There are all sorts of polls coming out right now about the race for the White House, and while they give us a snapshot of the Presidential race, some of the other questions asked as part of those same surveys also give us some interesting insight on what voters are thinking as Election Day approaches.
In the ‘crosstabs’ of most polls, you can find out a lot more information than just whether Joe Biden or Donald Trump is leading the race for President.
And 2020 is already sending us a lot of messages - with the usual caveat - the polls aren’t always right.
Here are seven things that caught my eye from recent polls.
1. President Trump’s message on ‘law and order.’ With riots in a series of American cities this summer, President Trump has pressed hard to make the argument that a victory for Joe Biden will mean more violence. “He never even mentioned the words ‘law and order’ in his speech or at the convention,” the President said of Biden during a campaign rally on Sunday in Nevada. But is the ‘law and order’ message working? The polls don’t seem to show it has helped the President. At least not yet.
2. Trump voters are done with the Coronavirus. Whether it’s indoor or outdoor campaign rallies, or large crowds supporting the President at the White House, many Republicans are sending a clear message that they have had enough with masks and Coronavirus restrictions. And so has the President. “Tell your Governor to open up your state,” Mr. Trump said to a thunderous cheer in Nevada on Sunday, as he complained in recent days about virus restrictions getting in the way of his campaign rallies. Recent polling shows the President’s backers are on board with that type of comment.
3. Joe Biden is not Hillary Clinton. In 2016, Donald Trump definitely benefited from having Hillary Clinton as his opponent. The interviews I did with voters that year were filled with people who clearly did not want to vote for Clinton. Now in 2020, polling consistently shows that voters do not see Joe Biden in the same way they saw Clinton. Biden’s numbers remain positive in terms of approval/disapproval in many polls. That is probably not a good sign for President Trump, especially since he has not been able to drive up Biden’s negatives - outside of his base supporters.
4. Suburban voters are not flocking to Trump. President Trump has spent a lot of time in recent months arguing that Joe Biden and Democrats will ‘destroy’ the suburbs. But his warnings don’t seem to be working in the suburbs, which were already trending against Republicans in 2018. A series of polls in recent months have shown suburban voters - especially women - are more than ready to vote against the President. If Democrats can maximize turnout in the suburbs of swing states like Pennsylvania, that could give them a boost in November.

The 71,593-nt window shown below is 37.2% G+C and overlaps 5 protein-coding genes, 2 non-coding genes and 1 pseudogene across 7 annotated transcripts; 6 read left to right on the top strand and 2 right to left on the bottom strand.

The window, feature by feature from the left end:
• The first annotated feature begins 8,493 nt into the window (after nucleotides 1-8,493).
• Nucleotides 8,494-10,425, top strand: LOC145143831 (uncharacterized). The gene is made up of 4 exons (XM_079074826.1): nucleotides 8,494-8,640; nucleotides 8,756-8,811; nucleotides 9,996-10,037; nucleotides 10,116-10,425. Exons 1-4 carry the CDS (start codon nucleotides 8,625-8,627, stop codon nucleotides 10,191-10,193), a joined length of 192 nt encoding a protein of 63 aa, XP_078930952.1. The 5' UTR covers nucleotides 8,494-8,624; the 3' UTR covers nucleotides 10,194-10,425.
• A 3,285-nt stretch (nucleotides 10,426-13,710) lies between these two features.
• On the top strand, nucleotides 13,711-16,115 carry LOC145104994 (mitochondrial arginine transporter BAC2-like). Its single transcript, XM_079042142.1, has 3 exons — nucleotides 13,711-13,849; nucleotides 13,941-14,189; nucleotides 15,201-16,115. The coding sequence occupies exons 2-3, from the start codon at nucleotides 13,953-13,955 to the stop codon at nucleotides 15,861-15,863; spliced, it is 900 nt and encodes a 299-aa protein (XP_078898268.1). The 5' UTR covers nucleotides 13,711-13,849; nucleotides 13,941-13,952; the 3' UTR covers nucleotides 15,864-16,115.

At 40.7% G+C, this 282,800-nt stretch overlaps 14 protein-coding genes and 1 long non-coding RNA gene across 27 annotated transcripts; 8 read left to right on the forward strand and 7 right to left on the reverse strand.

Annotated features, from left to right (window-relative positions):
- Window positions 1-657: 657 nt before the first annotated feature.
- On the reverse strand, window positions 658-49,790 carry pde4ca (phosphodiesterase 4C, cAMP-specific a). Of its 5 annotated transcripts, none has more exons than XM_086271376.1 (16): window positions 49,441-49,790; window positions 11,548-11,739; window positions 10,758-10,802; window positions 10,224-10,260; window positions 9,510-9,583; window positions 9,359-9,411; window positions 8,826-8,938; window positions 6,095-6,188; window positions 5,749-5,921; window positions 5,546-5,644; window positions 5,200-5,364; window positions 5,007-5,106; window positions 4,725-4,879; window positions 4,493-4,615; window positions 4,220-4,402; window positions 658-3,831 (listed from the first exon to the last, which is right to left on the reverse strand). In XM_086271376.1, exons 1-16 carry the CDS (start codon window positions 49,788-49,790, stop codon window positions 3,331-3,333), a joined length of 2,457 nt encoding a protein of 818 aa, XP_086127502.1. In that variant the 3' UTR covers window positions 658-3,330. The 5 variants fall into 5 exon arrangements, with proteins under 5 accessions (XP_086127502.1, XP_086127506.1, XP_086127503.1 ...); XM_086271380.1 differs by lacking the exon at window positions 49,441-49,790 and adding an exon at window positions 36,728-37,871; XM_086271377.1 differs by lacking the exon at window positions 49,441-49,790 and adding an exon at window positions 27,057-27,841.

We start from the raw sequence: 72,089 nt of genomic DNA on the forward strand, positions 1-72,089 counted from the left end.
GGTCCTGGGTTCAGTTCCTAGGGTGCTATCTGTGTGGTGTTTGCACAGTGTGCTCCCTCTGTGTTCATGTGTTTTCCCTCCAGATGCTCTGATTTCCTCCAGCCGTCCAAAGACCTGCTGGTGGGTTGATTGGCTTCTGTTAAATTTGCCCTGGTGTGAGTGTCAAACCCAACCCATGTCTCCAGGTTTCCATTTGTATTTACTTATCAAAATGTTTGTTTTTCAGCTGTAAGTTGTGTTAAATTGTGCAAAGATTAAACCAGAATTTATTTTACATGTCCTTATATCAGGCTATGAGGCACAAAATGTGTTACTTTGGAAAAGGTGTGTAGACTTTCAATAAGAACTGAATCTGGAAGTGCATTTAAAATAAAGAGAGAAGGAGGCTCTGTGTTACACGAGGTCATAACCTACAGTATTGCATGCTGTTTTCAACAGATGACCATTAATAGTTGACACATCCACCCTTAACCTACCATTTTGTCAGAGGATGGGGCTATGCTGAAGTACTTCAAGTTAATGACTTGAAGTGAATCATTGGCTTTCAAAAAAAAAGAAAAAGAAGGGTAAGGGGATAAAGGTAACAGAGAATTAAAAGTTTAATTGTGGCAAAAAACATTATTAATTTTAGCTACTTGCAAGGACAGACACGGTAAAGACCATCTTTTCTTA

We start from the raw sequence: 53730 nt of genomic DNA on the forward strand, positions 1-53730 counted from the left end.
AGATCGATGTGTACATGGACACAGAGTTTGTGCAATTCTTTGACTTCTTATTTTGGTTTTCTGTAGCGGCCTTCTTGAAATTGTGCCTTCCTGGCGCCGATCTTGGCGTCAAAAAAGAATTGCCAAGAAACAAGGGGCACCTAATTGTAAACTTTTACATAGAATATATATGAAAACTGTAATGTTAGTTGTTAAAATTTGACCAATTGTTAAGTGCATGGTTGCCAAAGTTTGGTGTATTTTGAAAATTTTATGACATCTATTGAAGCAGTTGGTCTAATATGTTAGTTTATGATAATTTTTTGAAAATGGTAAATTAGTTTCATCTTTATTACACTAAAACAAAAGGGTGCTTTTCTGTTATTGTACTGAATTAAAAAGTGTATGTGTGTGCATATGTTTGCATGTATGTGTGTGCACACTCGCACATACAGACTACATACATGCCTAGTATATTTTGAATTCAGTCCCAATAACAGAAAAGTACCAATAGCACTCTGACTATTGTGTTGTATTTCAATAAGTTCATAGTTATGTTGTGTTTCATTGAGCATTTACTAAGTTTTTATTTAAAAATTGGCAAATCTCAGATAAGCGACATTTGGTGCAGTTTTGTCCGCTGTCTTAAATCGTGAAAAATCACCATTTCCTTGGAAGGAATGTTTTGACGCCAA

5. Polls show questions for Biden with Hispanic voters. One of the most surprising findings of a number of recent polls has been weakness among Hispanic voters for Democrats and Joe Biden. That would not have been something many might have predicted. A early September poll for the Miami Herald showed the President is doing better in Miami-Dade County in Florida, and limiting his losses, by drawing more support among Hispanics - essentially tied with Biden, with much of that coming from Cuban-American voters. Watch the focus on Puerto Rican voters in Florida in coming weeks.
6. Biden doing better than Trump with seniors. While the Hispanic poll numbers have been a surprise against Biden, polls in a number of states have shown the President struggling with older voters. That’s definitely a different situation than in 2016, when seniors voted for President Trump by a comfortable margin over Hillary Clinton. What would be the reason for the change? One thing could be the Coronavirus. Why is this a big deal? Democrats have not won seniors since Al Gore narrowly edged George W. Bush in voters over 65 years of age, back in 2000.
7. There are not that many undecided voters. Not only is support for third parties down in 2020, but the polls also show a much smaller group of undecided voters. If those numbers are true, then there is much less of a chance of a late swing as well - barring some kind of momentous change in the race. In other words, if one candidate is mired at the 42-43-44 percent level, and there are only five percent undecided, then it’s very difficult to lash together a late charge down the home stretch. Most minds are made up already. You’ve probably noticed that in talking to your friends.
8. Voting early versus going to the polls on Election Day. With President Trump attacking mail-in voting, it is no surprise that his supporters are turning more toward voting on November 3. But the numbers in the latest ABC News/Washington Post poll from Minnesota and Wisconsin are mind boggling. On one hand, it shows Trump voters prefer voting in person. But the edge for Democrats is gigantic in terms of absentee voting and early in-person voting.